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Friday, 29 April 1921

Senator SENIOR (South. Australia) . - Senator Gardiner said that excessive penalties would be detrimental to the apprentices; but he must not overlook the fact that the provision we are now inserting is in addition to what is already in the principal Act. The honorable senator will see that this provision is designed to protect an apprentice against a. master who desired to take advantage of his compulsory absence. An apprentice is bound to his employer under articles which provide that the service shall be continuous. On the return of an apprentice from war service, an employer may say, " These articles provide that your service shall be continuous, and as you have violated them by going away, your apprenticeship cannot be continued." If a youth goes abroad to serve his country, the Government have provided that he cannot be punished, and, therefore, a penalty of £50 can be imposed on an employer who treats an apprentice unfairly. Senator Gardiner was advocat ing the interests of the employer, and he could not understand why Senator Duncan was supporting the apprentice. The honorable senator has lost sight of the fact that it is the employer who would be involved, and that we are trying to protect the apprentice against an unjust employer.

SenatorGardiner. - I did not have an opportunity of fully stating my case, and I resumed my seat to assist the Minister. If the honorable senator attacks me I must reply.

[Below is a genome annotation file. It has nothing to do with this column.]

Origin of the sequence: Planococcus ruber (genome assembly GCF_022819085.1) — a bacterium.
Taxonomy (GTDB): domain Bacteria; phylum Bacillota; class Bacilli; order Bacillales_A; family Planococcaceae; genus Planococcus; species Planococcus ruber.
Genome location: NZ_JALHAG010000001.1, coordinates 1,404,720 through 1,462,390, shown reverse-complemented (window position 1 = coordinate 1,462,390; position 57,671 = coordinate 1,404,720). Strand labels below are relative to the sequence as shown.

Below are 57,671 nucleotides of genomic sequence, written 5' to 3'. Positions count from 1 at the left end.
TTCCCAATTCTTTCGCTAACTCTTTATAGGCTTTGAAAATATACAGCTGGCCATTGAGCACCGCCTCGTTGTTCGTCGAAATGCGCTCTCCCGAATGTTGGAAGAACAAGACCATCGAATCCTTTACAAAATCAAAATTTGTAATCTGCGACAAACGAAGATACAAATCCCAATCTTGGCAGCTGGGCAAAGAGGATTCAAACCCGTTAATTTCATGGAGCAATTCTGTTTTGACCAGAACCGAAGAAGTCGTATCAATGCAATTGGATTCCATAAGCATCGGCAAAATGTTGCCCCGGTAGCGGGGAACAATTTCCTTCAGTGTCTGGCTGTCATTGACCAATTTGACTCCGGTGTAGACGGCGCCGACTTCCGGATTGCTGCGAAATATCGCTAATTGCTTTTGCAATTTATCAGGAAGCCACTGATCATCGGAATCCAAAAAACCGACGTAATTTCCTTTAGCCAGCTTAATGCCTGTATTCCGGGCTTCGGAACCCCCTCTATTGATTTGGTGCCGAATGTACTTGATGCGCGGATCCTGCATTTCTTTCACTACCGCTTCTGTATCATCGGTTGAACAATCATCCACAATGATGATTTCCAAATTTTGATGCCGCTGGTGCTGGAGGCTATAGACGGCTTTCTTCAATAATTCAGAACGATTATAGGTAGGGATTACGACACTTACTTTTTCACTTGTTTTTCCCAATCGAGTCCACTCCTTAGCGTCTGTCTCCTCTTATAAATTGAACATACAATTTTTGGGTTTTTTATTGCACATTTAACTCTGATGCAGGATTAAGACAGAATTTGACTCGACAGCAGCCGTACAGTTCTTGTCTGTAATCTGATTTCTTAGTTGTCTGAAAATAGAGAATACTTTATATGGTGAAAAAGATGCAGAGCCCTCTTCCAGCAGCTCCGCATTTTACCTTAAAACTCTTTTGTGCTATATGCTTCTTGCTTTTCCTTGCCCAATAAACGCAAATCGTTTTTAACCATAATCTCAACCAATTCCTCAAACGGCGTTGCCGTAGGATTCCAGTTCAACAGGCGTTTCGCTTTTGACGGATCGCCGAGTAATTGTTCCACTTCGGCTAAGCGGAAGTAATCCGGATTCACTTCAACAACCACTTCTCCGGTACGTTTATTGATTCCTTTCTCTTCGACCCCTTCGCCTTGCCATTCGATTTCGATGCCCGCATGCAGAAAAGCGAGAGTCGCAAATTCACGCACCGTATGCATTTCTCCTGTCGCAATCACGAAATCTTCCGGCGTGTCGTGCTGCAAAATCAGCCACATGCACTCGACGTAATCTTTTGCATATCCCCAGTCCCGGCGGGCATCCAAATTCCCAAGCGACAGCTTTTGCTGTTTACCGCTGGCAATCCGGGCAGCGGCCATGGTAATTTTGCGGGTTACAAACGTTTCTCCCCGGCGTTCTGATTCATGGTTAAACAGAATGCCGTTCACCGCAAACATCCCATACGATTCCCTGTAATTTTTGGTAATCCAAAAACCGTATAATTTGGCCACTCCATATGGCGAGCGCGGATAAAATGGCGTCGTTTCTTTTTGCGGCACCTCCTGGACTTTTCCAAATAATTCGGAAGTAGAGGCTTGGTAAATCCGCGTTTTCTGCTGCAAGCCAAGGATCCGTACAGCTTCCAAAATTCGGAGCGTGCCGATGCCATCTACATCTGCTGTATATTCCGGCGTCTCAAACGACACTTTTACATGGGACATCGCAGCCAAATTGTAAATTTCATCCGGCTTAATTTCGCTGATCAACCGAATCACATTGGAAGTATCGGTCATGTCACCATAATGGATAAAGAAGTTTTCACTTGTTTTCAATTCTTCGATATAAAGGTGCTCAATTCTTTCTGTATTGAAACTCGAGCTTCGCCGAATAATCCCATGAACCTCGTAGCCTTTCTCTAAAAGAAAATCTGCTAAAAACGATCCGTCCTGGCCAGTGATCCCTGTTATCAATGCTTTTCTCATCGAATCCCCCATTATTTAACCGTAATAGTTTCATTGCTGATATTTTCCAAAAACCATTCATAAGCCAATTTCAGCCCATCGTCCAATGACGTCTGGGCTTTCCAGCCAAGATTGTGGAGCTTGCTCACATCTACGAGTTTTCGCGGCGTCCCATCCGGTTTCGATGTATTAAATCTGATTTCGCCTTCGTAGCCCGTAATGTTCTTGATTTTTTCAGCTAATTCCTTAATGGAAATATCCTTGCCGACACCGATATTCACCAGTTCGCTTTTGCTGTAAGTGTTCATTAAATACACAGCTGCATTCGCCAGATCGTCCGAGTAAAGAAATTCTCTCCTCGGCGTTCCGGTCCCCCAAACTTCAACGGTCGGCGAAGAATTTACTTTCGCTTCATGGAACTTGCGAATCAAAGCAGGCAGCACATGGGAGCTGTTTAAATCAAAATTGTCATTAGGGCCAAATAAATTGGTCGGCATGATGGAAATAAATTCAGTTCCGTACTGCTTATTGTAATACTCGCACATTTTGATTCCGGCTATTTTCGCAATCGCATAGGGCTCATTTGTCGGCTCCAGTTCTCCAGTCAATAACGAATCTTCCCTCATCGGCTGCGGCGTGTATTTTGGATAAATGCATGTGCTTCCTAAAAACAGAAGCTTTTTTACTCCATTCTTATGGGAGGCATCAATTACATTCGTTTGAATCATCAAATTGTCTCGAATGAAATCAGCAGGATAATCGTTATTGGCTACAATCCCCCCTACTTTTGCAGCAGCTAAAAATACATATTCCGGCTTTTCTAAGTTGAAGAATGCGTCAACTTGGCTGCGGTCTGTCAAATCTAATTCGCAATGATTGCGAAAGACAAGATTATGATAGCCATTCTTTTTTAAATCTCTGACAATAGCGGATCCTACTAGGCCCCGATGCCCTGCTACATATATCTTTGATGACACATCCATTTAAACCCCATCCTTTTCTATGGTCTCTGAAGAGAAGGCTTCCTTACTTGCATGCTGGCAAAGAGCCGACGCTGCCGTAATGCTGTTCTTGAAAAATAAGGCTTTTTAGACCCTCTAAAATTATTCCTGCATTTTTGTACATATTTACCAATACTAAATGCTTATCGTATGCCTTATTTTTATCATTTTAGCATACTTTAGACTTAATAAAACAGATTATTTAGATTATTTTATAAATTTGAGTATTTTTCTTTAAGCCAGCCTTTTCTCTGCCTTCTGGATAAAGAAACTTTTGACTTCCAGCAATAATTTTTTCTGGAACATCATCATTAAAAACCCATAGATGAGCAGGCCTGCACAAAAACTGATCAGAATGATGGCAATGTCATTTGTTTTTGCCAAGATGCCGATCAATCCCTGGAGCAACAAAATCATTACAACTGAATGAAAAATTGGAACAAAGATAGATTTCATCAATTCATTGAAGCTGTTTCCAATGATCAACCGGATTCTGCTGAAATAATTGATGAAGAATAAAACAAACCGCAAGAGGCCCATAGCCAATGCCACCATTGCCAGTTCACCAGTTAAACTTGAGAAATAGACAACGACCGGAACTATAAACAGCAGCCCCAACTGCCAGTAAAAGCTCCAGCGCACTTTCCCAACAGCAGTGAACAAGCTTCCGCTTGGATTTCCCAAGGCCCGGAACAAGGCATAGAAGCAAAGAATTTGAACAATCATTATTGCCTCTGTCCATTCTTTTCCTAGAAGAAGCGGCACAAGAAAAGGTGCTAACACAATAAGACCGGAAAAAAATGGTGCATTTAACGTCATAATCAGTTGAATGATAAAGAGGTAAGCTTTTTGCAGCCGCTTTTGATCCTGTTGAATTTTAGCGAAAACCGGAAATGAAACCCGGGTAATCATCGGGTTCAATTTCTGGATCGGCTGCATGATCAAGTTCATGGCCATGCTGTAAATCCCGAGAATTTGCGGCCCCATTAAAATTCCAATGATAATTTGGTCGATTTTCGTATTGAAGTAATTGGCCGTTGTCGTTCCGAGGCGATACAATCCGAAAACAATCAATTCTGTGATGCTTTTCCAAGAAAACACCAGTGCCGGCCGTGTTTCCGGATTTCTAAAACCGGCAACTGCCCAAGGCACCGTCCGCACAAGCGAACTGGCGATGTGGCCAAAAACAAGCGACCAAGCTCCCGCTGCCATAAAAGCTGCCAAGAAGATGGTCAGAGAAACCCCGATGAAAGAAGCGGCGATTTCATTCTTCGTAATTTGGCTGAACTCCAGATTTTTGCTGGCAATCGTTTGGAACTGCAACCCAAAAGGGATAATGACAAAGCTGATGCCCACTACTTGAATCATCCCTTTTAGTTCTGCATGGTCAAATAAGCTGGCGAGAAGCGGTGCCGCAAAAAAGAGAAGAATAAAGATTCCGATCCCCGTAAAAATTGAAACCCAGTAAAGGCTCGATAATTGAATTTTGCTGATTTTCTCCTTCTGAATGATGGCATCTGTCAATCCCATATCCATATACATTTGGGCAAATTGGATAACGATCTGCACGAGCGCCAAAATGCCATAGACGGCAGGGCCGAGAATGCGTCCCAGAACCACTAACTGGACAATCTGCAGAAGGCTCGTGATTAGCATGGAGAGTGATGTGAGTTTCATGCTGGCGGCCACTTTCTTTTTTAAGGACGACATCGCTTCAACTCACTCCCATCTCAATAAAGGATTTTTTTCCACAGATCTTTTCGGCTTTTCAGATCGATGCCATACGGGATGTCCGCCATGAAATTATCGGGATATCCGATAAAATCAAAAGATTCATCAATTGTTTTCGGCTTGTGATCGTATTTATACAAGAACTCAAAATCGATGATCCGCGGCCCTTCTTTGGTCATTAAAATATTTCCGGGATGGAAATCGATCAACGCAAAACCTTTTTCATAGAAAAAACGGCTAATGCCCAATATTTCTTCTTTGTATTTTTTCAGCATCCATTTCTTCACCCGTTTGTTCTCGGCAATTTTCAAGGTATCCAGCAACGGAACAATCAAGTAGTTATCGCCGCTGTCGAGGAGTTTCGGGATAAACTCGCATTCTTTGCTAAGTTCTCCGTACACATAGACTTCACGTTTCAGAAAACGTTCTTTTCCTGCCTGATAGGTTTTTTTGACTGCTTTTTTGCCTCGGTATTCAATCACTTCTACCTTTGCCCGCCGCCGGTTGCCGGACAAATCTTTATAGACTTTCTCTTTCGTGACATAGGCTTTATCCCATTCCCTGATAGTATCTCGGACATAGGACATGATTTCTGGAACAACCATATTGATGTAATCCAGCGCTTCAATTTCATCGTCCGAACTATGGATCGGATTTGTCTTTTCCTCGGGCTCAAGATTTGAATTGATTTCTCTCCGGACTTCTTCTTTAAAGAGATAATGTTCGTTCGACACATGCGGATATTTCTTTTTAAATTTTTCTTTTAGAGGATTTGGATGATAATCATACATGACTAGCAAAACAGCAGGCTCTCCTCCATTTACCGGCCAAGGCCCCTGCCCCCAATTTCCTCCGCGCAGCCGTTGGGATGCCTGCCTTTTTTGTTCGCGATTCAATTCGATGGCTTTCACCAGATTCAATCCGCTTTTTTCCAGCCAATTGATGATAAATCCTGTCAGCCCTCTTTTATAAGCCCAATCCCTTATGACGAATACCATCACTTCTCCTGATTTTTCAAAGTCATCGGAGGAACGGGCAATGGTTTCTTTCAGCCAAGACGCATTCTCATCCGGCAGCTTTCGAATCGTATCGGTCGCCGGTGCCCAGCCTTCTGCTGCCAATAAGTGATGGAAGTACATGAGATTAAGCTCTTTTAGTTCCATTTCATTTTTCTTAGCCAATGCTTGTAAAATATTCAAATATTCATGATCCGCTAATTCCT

Senator SENIOR - On the question of penalties, Senator Gardiner said that if we make them too severe we are likely to defeat the intentions of the Act; but directly after that he said that we were only protecting the apprentice, and not the. youth who is not an apprentice. In that plea he would wax eloquent, and say, "You are only protecting one class." My answer to that is that it is quite true. In one case we have clear evidence that a lad was engaged in an employer's service, but in the other we have no clear evidence that it would be continuous. Senator Gardiner objected to the penalty because he thought it would protect the employer. The employer undertakes to keep a lad in his employ for a certain period, and when he returns he may endeavour to break the arrangement, in which case the Government have power to impose a penalty of £50.

Senator Gardiner - Does the honorable senator think that that is a fair penalty? If an employer attempts to spoil a man's life?

Senator SENIOR - That is the maximum. Senator Gardiner objected to imprisonment for six months, and he now says that the punishment is not sufficiently heavy. .

Senator Gardiner - I was objecting to the penalty for offences that seem trivial.

Senator SENIOR - The honorable senator is now. convinced that his previous statement was unjustified.

Senator Gardiner - I had not finished what I had to say.

Senator SENIOR - He now admits that the penalty should be greater. In view of the discussion, I think we can anticipate the honorable senator's support, because he now believes that we should not do anything unjust to a man who is doing what is right.

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